Ottawa Citizen

Com­fort for abused chil­dren

Some­times a friendly ca­nine can make it eas­ier for chil­dren to talk to about their hurt, writes DIANA HE­FLEY.

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Harper is a dainty blond with a heart for ser­vice — and chew toys. Last month, the two-year-old Labrador re­triever started work­ing at Daw­son Place, the county’s child ad­vo­cacy cen­tre that serves more than 1,000 abused chil­dren a year.

Harper is a spe­cial pooch whose job is to of­fer kids com­fort at times when they may be scared, con­fused and un­com­fort­able.

She snug­gles with chil­dren who are asked to re­count hor­rific crimes com­mit­ted against them. Her coat of­ten soaks up their tears. Harper senses when kids need to be nuz­zled or when a good dog trick will chase away the hurt.

Chil­dren of­ten leave her side, say­ing, “I think she loves me. I think she’s go­ing to miss me.”

Since she was a puppy, Harper has been raised to be a ser­vice dog. She re­ceived ex­ten­sive train­ing through the Cal­i­for­nia-based Ca­nine Com­pan­ions for In­de­pen­dence.

Her han­dler, child in­ter­view spe­cial­ist Gina Coslett, had been wait­ing al­most a year to be paired with Harper. Coslett was con­vinced that she wanted a ca­nine part­ner af­ter work­ing with an­other ser­vice dog named Stilson.

Stilson, a stocky black Labrador, works in the Sno­homish County Pros­e­cu­tor’s Of­fice and has helped out at Daw­son Place.

When he came to the of­fice in 2006, Stilson was only the sec­ond ser­vice dog in the na­tion used by pros­e­cu­tors.

He was so good at his job that peo­ple were con­vinced that Daw­son Place also should use a ser­vice dog to help child vic­tims.

The cen­tre of­fers cen­tral­ized as­sis­tance for phys­i­cally and sex­u­ally abused chil­dren.

Med­i­cal per­son­nel, coun­sel­lors, ad­vo­cates, state case­work­ers, pros­e­cu­tors and po­lice are avail­able in the same build­ing to help stream­line as­sis­tance to chil­dren and their fam­i­lies.

Chil­dren and teens re­ceive free med­i­cal ex­ams, men­tal health as­sess­ments and coun­selling. The cen­tre also houses de­tec­tives and pros­e­cu­tors who in­ves­ti­gate crimes against chil­dren.

Now, through a part­ner­ship, the county’s law en­force­ment agen­cies all pay for Coslett’s salary and Harper’s ex­penses, said Mary Wahl, the ex­ec­u­tive di­rec­tor at Daw­son Place.

Harper lives with Coslett and has be­come a part of the fam­ily. She’s even teach­ing Coslett’s other dog, Duca, a minia­ture Pin­scher and rat ter­rier mix, some much-needed man­ners.

“They really are best friends,” Coslett said.

Harper loves to play, chase balls and buddy around with other dogs, but when her work vest is on she’s all busi­ness.

As a foren­sic in­ter­view spe­cial­ist, it’s Coslett’s job to ask chil­dren about al­leged crimes, ei­ther com­mit­ted against them or wit­nessed by them. She must re­main neu­tral and dis­con­nected from the emo­tions that of­ten fill the room dur­ing th­ese in­ter­views. She can’t hug the child or of­fer them any com­fort­ing words. There is no par­ent with the child and Coslett isn’t a ther­a­pist. That’s not her role.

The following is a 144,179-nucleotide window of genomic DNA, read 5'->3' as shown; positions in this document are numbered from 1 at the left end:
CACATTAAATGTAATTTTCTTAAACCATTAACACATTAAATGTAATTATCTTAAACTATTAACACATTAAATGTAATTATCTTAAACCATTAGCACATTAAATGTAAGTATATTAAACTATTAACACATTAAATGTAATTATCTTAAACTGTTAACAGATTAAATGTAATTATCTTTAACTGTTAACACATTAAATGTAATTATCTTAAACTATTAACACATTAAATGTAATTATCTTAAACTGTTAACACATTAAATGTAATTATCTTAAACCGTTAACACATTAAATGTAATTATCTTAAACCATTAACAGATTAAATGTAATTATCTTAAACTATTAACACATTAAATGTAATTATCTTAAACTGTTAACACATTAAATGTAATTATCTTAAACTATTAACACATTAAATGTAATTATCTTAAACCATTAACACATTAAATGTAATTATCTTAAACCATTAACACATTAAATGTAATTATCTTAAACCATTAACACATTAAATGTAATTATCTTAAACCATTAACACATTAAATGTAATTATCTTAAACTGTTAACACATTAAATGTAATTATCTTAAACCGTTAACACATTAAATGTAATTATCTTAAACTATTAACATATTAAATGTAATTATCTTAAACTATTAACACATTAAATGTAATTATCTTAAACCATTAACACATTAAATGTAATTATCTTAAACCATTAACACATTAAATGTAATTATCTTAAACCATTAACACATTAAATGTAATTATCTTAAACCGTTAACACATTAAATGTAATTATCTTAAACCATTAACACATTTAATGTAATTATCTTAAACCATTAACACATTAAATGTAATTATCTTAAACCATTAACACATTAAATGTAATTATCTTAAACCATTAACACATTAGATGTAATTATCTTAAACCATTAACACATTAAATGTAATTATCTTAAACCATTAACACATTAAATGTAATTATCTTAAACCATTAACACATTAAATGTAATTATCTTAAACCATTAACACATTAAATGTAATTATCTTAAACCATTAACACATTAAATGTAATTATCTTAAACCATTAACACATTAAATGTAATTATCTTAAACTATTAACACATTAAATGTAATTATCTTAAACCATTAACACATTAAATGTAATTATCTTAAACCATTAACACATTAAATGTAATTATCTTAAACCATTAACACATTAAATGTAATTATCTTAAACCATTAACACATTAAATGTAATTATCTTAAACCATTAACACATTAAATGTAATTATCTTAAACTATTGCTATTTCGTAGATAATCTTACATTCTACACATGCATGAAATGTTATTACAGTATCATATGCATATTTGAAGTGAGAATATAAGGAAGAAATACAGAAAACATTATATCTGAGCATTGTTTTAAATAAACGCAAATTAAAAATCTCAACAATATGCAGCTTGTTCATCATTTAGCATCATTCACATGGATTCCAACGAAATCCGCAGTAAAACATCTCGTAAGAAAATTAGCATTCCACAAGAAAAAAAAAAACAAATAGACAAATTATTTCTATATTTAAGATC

“It’s so hard not to reach out, whether I be­lieve them or not,” said Coslett, a mom and grand­mother. That’s where Harper comes in. The friendly pooch greets the chil­dren and sits next to them while Coslett asks ques­tions. She lays her head in their laps. Small hands pet her shiny coat. Some­times it is eas­ier for chil­dren to talk to her about their hurt than to the adult in the room. Harper won’t leave their side un­til Coslett gives the com­mand.

Coslett said it is re­mark­able to see the dog fol­low a child’s cues. She senses when to get closer with­out be­ing told. Harper can smell stress and fear.

“She knows she’s there to com­fort,” Coslett said. “She takes over and knows what to do.”

The kids also like her tricks. She can turn off lights, give a high-five and carry her own leash. It’s heart­en­ing to hear a child’s laugh or see him smile af­ter hear­ing about his pain in such de­tail, Coslett said. Harper pro­vides some of that heal­ing.

The Labrador was named af­ter Harper Lee, the au­thor of To Kill a Mock­ing­bird.

The book re­flects on jus­tice, do­ing the right thing and love, Coslett said. Harper seemed like a fit­ting name for a dog with so much heart.

 ?? DAN BATES/THE AS­SO­CI­ATED PRESS ?? Child in­ter­view spe­cial­ist Gina Coslett demon­strates how Harper, a two-year-old Labrador re­triever, is trained to com­fort abused chil­dren who are be­ing asked to talk about what they’ve suf­fered.
DAN BATES/THE AS­SO­CI­ATED PRESS Child in­ter­view spe­cial­ist Gina Coslett demon­strates how Harper, a two-year-old Labrador re­triever, is trained to com­fort abused chil­dren who are be­ing asked to talk about what they’ve suf­fered.

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